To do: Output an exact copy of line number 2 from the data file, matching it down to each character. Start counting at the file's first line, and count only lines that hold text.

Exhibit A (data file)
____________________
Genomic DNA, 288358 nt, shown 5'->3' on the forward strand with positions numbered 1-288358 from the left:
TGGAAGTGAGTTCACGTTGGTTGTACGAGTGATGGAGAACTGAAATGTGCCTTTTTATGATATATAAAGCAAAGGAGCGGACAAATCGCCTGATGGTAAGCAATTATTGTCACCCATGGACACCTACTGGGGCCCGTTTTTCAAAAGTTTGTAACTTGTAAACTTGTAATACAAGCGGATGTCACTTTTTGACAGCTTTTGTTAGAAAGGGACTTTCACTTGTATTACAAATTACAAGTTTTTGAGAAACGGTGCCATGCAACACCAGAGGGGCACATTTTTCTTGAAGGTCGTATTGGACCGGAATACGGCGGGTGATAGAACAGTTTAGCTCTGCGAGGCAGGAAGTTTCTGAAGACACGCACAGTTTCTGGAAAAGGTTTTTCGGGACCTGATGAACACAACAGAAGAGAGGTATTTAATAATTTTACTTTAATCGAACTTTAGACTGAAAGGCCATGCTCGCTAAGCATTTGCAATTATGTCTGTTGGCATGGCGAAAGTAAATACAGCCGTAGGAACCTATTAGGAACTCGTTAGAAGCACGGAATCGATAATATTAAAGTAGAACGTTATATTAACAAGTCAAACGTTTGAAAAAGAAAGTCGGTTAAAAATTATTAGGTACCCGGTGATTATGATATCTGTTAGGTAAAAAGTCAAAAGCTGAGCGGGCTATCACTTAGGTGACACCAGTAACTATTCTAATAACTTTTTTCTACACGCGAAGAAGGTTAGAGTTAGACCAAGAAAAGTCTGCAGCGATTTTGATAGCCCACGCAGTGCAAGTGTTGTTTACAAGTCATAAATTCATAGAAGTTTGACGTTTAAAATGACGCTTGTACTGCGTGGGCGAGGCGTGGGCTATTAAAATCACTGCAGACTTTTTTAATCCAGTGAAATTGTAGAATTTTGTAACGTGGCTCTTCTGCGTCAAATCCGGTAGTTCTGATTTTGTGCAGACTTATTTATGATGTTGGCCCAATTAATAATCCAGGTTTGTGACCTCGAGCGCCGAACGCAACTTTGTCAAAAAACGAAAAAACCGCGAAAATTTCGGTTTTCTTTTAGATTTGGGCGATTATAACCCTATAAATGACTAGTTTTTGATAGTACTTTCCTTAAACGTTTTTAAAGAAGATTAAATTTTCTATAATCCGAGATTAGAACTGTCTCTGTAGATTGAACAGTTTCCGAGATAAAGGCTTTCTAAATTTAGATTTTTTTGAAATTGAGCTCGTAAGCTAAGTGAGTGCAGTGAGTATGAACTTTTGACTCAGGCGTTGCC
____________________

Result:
TGGAAGTGAGTTCACGTTGGTTGTACGAGTGATGGAGAACTGAAATGTGCCTTTTTATGATATATAAAGCAAAGGAGCGGACAAATCGCCTGATGGTAAGCAATTATTGTCACCCATGGACACCTACTGGGGCCCGTTTTTCAAAAGTTTGTAACTTGTAAACTTGTAATACAAGCGGATGTCACTTTTTGACAGCTTTTGTTAGAAAGGGACTTTCACTTGTATTACAAATTACAAGTTTTTGAGAAACGGTGCCATGCAACACCAGAGGGGCACATTTTTCTTGAAGGTCGTATTGGACCGGAATACGGCGGGTGATAGAACAGTTTAGCTCTGCGAGGCAGGAAGTTTCTGAAGACACGCACAGTTTCTGGAAAAGGTTTTTCGGGACCTGATGAACACAACAGAAGAGAGGTATTTAATAATTTTACTTTAATCGAACTTTAGACTGAAAGGCCATGCTCGCTAAGCATTTGCAATTATGTCTGTTGGCATGGCGAAAGTAAATACAGCCGTAGGAACCTATTAGGAACTCGTTAGAAGCACGGAATCGATAATATTAAAGTAGAACGTTATATTAACAAGTCAAACGTTTGAAAAAGAAAGTCGGTTAAAAATTATTAGGTACCCGGTGATTATGATATCTGTTAGGTAAAAAGTCAAAAGCTGAGCGGGCTATCACTTAGGTGACACCAGTAACTATTCTAATAACTTTTTTCTACACGCGAAGAAGGTTAGAGTTAGACCAAGAAAAGTCTGCAGCGATTTTGATAGCCCACGCAGTGCAAGTGTTGTTTACAAGTCATAAATTCATAGAAGTTTGACGTTTAAAATGACGCTTGTACTGCGTGGGCGAGGCGTGGGCTATTAAAATCACTGCAGACTTTTTTAATCCAGTGAAATTGTAGAATTTTGTAACGTGGCTCTTCTGCGTCAAATCCGGTAGTTCTGATTTTGTGCAGACTTATTTATGATGTTGGCCCAATTAATAATCCAGGTTTGTGACCTCGAGCGCCGAACGCAACTTTGTCAAAAAACGAAAAAACCGCGAAAATTTCGGTTTTCTTTTAGATTTGGGCGATTATAACCCTATAAATGACTAGTTTTTGATAGTACTTTCCTTAAACGTTTTTAAAGAAGATTAAATTTTCTATAATCCGAGATTAGAACTGTCTCTGTAGATTGAACAGTTTCCGAGATAAAGGCTTTCTAAATTTAGATTTTTTTGAAATTGAGCTCGTAAGCTAAGTGAGTGCAGTGAGTATGAACTTTTGACTCAGGCGTTGCC